Back in October last year I wrote about a peculiar MySQL error message:
This error only seems to occur on Windows (Server 2003 in this case). While the first part is clear - a port could not be bound, because it was already occupied by another process - the second part does not make any sense.
We got in contact about this with MySQL support recently, because we came across the problem again on a machine that had received the "treatment" described in the earlier article which did not seem to work. Turned out that server had not been rebooted ever since, so the registry change was never activated.
However as a nice side-effect we now know (almost for sure) what that strange "No such file or directory" is all about: see MySQL Bug #33137. It has been categorized as a feature request - I doubt it will get any serious attention soon. So I will just summarize here to have it all in one place.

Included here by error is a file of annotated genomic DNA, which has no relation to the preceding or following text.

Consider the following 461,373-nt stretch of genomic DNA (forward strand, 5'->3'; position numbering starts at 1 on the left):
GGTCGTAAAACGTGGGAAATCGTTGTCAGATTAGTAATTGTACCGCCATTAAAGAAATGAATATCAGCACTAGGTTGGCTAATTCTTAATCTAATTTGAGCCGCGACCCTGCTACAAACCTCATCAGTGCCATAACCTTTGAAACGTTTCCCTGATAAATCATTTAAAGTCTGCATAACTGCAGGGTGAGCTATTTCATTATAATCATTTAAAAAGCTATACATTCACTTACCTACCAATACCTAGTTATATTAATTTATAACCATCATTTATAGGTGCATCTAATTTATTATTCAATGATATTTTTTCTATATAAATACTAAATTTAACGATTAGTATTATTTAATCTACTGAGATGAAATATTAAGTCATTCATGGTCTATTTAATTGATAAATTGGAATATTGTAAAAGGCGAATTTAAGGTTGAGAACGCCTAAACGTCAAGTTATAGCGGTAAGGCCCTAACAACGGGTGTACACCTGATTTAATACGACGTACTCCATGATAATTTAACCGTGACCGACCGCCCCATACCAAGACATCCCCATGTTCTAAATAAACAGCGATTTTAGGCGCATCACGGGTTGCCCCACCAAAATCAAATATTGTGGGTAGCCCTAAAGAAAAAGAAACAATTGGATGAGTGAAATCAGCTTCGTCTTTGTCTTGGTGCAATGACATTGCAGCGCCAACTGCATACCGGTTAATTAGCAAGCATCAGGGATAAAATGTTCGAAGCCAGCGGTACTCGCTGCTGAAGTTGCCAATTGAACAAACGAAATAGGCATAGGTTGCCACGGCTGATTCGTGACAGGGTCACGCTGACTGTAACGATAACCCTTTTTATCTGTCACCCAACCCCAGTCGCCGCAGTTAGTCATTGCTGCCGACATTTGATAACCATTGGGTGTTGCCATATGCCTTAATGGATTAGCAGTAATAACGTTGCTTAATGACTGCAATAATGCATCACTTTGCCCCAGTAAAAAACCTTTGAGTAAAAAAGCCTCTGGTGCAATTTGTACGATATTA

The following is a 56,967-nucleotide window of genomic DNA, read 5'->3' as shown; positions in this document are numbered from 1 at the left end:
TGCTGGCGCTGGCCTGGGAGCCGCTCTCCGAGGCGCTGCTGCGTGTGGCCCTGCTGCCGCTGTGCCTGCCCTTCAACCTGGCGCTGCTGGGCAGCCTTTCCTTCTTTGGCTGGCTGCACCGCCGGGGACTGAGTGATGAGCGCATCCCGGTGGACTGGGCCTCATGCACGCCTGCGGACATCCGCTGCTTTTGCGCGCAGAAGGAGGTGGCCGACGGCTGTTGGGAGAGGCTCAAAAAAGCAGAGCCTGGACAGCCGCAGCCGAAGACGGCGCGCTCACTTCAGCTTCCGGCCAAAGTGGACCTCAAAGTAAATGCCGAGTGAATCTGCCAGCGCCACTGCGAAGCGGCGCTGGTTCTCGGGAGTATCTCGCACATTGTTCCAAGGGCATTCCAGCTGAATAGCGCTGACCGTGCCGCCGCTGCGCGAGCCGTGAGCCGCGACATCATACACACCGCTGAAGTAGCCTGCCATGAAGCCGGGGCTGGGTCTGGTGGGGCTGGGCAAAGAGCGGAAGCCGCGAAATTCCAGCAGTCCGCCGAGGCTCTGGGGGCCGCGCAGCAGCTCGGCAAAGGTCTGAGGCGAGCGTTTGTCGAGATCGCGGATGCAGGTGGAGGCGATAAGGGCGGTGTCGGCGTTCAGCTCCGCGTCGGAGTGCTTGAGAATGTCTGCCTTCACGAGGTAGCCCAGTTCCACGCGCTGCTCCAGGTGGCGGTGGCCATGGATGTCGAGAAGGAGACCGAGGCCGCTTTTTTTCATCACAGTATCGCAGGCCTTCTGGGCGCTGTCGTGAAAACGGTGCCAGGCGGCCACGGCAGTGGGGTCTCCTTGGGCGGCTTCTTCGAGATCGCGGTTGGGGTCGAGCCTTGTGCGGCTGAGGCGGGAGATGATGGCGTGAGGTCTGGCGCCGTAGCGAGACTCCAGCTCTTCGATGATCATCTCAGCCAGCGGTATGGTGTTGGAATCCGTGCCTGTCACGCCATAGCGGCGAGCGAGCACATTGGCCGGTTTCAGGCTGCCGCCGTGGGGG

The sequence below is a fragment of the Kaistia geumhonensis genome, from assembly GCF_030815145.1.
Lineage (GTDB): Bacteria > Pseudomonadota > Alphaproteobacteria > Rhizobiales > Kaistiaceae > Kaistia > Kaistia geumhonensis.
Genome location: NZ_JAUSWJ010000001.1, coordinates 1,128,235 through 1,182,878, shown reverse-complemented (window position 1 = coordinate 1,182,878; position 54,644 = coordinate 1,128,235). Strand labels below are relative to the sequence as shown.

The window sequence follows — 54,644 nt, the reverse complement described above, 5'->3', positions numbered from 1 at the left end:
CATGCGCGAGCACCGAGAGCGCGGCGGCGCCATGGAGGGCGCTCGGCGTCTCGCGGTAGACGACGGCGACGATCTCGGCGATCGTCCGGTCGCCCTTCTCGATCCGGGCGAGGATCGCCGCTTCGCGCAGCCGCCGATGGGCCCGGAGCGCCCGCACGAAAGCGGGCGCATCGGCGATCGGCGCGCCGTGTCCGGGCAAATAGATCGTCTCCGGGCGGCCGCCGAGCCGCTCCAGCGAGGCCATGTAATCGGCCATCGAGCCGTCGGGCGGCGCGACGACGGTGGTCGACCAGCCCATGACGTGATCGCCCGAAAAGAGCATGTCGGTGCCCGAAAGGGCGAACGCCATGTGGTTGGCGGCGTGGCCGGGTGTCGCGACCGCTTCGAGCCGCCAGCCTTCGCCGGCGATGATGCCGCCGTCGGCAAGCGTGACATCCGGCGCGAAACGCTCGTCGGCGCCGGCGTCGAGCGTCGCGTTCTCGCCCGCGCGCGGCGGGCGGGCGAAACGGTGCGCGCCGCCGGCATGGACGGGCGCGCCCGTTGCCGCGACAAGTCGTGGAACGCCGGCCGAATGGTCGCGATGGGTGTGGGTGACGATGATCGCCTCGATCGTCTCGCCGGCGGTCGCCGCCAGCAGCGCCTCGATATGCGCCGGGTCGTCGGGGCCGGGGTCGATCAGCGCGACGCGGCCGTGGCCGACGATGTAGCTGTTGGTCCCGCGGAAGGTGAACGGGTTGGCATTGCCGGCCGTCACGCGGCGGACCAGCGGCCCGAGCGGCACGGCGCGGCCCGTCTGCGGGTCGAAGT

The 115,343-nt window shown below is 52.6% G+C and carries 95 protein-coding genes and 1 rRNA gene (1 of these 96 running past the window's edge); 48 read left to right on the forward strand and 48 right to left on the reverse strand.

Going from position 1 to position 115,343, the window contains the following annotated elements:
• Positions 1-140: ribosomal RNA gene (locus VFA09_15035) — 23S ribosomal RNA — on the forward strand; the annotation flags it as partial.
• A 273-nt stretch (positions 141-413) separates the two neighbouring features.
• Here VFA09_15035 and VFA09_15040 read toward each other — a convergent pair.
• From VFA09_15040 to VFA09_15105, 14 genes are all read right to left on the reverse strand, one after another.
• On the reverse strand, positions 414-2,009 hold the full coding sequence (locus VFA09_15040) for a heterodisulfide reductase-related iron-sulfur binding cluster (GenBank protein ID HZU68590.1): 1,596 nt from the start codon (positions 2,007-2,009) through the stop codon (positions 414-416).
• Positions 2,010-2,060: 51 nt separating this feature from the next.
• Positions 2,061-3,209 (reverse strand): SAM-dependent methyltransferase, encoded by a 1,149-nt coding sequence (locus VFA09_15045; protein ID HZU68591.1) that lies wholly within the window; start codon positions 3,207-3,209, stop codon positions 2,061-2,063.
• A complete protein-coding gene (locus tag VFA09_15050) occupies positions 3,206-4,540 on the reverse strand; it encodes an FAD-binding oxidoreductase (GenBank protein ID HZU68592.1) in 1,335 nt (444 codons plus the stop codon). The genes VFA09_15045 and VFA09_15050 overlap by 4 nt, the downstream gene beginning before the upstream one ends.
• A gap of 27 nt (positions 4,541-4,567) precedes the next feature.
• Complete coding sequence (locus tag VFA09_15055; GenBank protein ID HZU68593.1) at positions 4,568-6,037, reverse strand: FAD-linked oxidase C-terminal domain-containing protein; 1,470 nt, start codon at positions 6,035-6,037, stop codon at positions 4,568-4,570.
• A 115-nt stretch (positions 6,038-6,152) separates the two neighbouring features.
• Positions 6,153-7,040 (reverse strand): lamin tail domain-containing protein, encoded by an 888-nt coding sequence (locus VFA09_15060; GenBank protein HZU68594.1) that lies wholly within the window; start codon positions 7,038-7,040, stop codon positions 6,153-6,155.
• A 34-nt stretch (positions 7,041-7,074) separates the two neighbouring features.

Apparently when the bind() call that is issued on MySQL server startup fails, on Linux and other platforms the cause for that failure can be queried from the error number (errno) return value. This does not seem to be the case on Windows. According to Axel Schwenke of MySQL support's research this is well documented on the MSDN reference of the Winsock bind function. According to that errno is not set to any meaningful value as a result of the bind() call. Instead you are advised to use WSAGetLastError() to find out if your call succeeded or what went wrong.
MySQL currently does not follow that advice, so the error displayed (errno=ENOENT=-1) does not have anything to do with the bind call at all. As a matter of fact there is currently no way to tell what really happened when that call failed. The only "real world" reason that comes to mind is in fact - as mentioned above - another process already occupying that port.
Be sure, should that feature request ever be implemented, you will find the (final) post about it here :)